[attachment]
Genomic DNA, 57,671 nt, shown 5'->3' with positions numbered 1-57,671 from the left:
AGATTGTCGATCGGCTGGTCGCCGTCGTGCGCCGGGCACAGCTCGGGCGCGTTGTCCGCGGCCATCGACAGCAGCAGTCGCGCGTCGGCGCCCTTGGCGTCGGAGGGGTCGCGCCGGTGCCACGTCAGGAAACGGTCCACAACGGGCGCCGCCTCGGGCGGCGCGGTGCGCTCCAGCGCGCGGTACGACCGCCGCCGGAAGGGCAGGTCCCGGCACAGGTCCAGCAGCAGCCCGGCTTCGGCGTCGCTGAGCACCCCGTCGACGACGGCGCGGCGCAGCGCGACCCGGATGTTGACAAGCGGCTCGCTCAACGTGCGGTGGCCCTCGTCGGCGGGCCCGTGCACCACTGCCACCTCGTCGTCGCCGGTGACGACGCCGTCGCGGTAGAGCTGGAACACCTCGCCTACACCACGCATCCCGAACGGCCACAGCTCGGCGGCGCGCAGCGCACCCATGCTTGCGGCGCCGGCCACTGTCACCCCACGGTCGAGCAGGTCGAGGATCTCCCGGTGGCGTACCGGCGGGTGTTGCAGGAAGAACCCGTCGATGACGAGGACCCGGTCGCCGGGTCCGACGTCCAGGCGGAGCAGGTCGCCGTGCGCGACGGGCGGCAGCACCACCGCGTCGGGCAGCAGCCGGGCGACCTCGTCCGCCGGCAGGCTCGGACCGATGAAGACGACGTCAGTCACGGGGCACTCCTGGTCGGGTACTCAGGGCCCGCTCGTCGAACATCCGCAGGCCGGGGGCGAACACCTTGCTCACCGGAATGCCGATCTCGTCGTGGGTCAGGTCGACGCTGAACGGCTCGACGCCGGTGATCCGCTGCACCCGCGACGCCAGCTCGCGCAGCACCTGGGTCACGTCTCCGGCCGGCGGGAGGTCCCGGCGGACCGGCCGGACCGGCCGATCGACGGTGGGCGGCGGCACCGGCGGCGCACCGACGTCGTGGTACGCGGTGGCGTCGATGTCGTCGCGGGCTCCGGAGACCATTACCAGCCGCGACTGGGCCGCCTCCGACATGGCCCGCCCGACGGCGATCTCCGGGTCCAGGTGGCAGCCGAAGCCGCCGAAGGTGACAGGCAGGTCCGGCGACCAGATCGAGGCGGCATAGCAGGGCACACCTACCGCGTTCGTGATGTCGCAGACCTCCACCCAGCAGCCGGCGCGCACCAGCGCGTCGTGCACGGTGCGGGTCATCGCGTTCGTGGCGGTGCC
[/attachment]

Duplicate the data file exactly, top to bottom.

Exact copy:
Genomic DNA, 57,671 nt, shown 5'->3' with positions numbered 1-57,671 from the left:
AGATTGTCGATCGGCTGGTCGCCGTCGTGCGCCGGGCACAGCTCGGGCGCGTTGTCCGCGGCCATCGACAGCAGCAGTCGCGCGTCGGCGCCCTTGGCGTCGGAGGGGTCGCGCCGGTGCCACGTCAGGAAACGGTCCACAACGGGCGCCGCCTCGGGCGGCGCGGTGCGCTCCAGCGCGCGGTACGACCGCCGCCGGAAGGGCAGGTCCCGGCACAGGTCCAGCAGCAGCCCGGCTTCGGCGTCGCTGAGCACCCCGTCGACGACGGCGCGGCGCAGCGCGACCCGGATGTTGACAAGCGGCTCGCTCAACGTGCGGTGGCCCTCGTCGGCGGGCCCGTGCACCACTGCCACCTCGTCGTCGCCGGTGACGACGCCGTCGCGGTAGAGCTGGAACACCTCGCCTACACCACGCATCCCGAACGGCCACAGCTCGGCGGCGCGCAGCGCACCCATGCTTGCGGCGCCGGCCACTGTCACCCCACGGTCGAGCAGGTCGAGGATCTCCCGGTGGCGTACCGGCGGGTGTTGCAGGAAGAACCCGTCGATGACGAGGACCCGGTCGCCGGGTCCGACGTCCAGGCGGAGCAGGTCGCCGTGCGCGACGGGCGGCAGCACCACCGCGTCGGGCAGCAGCCGGGCGACCTCGTCCGCCGGCAGGCTCGGACCGATGAAGACGACGTCAGTCACGGGGCACTCCTGGTCGGGTACTCAGGGCCCGCTCGTCGAACATCCGCAGGCCGGGGGCGAACACCTTGCTCACCGGAATGCCGATCTCGTCGTGGGTCAGGTCGACGCTGAACGGCTCGACGCCGGTGATCCGCTGCACCCGCGACGCCAGCTCGCGCAGCACCTGGGTCACGTCTCCGGCCGGCGGGAGGTCCCGGCGGACCGGCCGGACCGGCCGATCGACGGTGGGCGGCGGCACCGGCGGCGCACCGACGTCGTGGTACGCGGTGGCGTCGATGTCGTCGCGGGCTCCGGAGACCATTACCAGCCGCGACTGGGCCGCCTCCGACATGGCCCGCCCGACGGCGATCTCCGGGTCCAGGTGGCAGCCGAAGCCGCCGAAGGTGACAGGCAGGTCCGGCGACCAGATCGAGGCGGCATAGCAGGGCACACCTACCGCGTTCGTGATGTCGCAGACCTCCACCCAGCAGCCGGCGCGCACCAGCGCGTCGTGCACGGTGCGGGTCATCGCGTTCGTGGCGGTGCC